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Conflict

Conflict takes many forms, from disagreements between different political parties to indigenous communities battling government and corporate interests to full-blown warfare. Pulitzer Center grantee stories tagged with “Conflict” feature reporting that covers adversarial politics, war and peace. Use the Pulitzer Center Lesson Builder to find and create lesson plans on conflict.

 

Mexico: Ghosts of Acteal

Survivors of the Zapatista conflict’s deadliest massacre reflect on the gruesome details of a day that forever changed their lives, sending shockwaves rippling throughout Chiapas's tormented history.

Dividing Lines

The fight against militias that roam CAR's displaced persons camps and now persecute the very people they claim to protect.

Child Soldiers of South Sudan

In South Sudan there are still 19,000 children in armed forces, with boys trained to fight and girls taken as "wives."

In These Hills, Our Gods and Our Futures

In Odisha in eastern India, Arko Datto and Raghu Karnad cover the resistance of Dongria Kondh women to industrial interests that want to exploit their sacred hills for bauxite reserves.

Myanmar's Rohingya: Anatomy of a Genocide

In 2017, Myanmar’s military targeted Rohingya Muslims in a pogrom of mass murder and rape. We investigate the deadliest massacre of a state-orchestrated genocide, years in the making.

The Enduring Allure of Mexico's Zapatistas

An army of campesinos armed with little but words, a social movement, and a radical democratic project buried deep in the Mexican jungle: The Zapatistas defy easy categorization. This is their story.

The Future of Science in Post-War Colombia

After five decades of war, Colombia's government made peace with the FARC rebels. Now scientists are racing to study areas that were once too dangerous to explore.

Justice for the Enemy

The war against ISIS in Iraq is officially over. Now the government faces another momentous task: It must bring those responsible to account.

Lost Souls: The Search for Vietnam's MIA

300,000 Vietnamese soldiers are estimated missing in action from the conflict referred locally as "The American War." Can thousands of families find the remains of their loves ones before time runs out?

Inside Yemen

As the conflict in Yemen enters its fourth year, PBS NewsHour 's Marcia Biggs travels to the Middle East's poorest nation to report on what the U.N. is calling the "world's worst humanitarian crisis."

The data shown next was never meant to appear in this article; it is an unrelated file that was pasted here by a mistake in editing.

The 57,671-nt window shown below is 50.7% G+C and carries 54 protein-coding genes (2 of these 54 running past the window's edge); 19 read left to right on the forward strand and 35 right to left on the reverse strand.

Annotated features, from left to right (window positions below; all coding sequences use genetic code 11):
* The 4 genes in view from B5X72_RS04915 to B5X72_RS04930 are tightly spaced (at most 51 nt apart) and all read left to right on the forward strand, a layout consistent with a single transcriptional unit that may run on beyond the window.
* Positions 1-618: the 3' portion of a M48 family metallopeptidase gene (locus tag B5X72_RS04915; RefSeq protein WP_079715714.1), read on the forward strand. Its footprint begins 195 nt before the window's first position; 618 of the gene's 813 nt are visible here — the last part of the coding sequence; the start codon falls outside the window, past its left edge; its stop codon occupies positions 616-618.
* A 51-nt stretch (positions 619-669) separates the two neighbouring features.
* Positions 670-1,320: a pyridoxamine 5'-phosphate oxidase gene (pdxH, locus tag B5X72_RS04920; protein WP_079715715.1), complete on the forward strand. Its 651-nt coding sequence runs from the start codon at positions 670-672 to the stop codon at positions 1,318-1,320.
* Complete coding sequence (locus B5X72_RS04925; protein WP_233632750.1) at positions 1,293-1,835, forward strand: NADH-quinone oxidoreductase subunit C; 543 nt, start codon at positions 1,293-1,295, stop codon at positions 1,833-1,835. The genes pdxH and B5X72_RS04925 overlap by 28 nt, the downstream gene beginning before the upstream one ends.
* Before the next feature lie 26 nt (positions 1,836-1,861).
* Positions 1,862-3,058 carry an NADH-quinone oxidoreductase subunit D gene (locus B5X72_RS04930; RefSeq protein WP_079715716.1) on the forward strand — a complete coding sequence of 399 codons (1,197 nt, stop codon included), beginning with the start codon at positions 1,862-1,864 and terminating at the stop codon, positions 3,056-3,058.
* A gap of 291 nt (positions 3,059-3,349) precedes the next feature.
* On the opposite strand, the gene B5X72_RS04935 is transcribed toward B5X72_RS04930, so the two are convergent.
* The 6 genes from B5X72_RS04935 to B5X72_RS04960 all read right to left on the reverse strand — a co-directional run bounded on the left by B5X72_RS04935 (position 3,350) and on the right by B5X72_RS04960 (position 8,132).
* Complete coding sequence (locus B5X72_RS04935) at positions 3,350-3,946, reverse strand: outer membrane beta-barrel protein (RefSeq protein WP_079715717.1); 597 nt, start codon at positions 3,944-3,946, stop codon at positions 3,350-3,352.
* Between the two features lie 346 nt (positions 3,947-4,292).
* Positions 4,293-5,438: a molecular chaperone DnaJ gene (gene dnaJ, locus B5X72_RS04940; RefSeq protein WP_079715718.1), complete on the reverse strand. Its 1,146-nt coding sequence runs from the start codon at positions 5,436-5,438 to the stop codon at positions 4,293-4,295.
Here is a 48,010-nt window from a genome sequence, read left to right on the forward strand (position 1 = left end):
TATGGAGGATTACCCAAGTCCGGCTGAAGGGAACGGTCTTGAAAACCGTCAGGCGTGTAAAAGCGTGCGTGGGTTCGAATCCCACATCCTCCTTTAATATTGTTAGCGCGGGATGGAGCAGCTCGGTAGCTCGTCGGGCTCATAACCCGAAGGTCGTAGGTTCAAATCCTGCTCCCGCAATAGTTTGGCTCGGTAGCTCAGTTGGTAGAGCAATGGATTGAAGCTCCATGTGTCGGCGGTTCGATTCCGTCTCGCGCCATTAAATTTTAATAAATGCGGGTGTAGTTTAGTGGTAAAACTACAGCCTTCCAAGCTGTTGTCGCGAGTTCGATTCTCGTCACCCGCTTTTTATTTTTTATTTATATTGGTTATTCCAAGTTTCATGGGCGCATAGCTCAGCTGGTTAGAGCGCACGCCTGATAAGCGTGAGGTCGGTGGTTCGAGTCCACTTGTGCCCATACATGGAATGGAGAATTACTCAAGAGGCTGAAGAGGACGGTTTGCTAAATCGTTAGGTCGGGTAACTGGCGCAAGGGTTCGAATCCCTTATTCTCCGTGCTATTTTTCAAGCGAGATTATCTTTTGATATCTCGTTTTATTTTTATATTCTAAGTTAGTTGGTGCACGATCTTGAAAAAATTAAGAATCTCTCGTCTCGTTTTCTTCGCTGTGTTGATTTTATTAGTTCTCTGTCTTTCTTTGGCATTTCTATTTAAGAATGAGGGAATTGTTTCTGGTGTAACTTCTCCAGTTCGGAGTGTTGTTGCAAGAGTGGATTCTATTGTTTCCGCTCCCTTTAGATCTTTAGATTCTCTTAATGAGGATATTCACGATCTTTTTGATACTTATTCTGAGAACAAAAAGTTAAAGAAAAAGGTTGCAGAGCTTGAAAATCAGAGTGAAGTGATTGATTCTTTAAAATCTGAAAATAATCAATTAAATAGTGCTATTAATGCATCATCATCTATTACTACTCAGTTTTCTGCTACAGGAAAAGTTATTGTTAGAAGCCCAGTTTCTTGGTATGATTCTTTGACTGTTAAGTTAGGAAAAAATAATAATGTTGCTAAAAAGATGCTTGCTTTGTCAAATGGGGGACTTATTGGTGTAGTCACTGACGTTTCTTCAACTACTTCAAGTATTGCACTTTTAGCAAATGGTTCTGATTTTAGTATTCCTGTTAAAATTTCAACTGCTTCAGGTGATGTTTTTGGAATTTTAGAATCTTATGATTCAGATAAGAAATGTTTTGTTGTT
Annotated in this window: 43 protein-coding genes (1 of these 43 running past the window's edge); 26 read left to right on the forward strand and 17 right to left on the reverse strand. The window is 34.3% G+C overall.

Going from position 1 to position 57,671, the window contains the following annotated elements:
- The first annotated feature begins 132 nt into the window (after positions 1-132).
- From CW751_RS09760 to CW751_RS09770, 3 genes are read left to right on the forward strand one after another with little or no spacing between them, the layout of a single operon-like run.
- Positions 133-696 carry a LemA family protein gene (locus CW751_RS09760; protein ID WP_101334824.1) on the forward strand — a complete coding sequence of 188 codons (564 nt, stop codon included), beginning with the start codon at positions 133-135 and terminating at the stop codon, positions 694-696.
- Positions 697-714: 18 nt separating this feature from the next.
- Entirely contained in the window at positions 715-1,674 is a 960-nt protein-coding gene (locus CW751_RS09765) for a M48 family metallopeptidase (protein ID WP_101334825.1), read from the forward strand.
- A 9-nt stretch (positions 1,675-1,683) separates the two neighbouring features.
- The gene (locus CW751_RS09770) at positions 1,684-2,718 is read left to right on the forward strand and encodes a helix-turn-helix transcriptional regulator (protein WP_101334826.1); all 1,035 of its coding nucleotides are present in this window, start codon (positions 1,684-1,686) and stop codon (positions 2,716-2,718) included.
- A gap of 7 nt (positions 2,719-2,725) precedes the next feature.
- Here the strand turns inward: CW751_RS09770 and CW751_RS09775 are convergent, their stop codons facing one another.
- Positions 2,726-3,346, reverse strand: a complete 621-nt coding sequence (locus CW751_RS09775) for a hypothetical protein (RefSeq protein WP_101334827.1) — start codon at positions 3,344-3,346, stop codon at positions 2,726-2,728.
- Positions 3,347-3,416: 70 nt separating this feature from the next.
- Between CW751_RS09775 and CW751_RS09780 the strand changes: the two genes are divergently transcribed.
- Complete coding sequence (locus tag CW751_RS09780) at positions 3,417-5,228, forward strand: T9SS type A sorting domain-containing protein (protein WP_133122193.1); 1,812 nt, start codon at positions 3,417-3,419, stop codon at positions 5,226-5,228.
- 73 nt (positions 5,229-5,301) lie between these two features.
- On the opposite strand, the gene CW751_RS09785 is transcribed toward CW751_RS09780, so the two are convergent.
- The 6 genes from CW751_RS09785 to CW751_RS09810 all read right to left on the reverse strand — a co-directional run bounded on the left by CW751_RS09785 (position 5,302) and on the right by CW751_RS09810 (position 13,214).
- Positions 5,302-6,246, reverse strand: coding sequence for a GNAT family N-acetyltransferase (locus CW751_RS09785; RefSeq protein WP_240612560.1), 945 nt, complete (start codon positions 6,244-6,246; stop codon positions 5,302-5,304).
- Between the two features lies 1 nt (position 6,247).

Yemen's Dirty War

A war fought in the name of the Yemeni people has exposed dirty deals by all parties to the conflict, including U.S. allies, and pushed the nation to the brink of famine.

Rehabilitating Colombian Militants

After more than 50 years of conflict, Colombia is trying to reintegrate thousands of rebels and paramilitary fighters into society. Scientific evidence suggests this will be challenging at the least.

Will South Korea Get the Bomb?

With the threat from North Korea growing and new insecurity about the reliability of the U.S. alliance, support is growing inside South Korea for the country to have its own nuclear weapon.

Yemen: A Weary Nation

Three years into the civil and international war, Yemen's health systems are failing. This project will show the variety of health challenges facing Yemenis: trauma, cholera, chronic, and shortage.

Meet the Journalist: Peter Gwin

How does a country fail? Peter Gwin spent three years traveling to the Central African Republic to look at how a rebellion destroyed the nation and what's happened to its wealth of resources.

Beyond War Conference Highlights

Journalists and youth activists took center stage at the Beyond War Conference, sharing their vision for what it means to maintain journalistic integrity in times of peacebuilding and conflict. 

Okur: Thinking Like a Journalist

This lesson introduces students to Paul Salopek's Out of Eden walk and asks students to write a journalistic "milestone" describing their surroundings.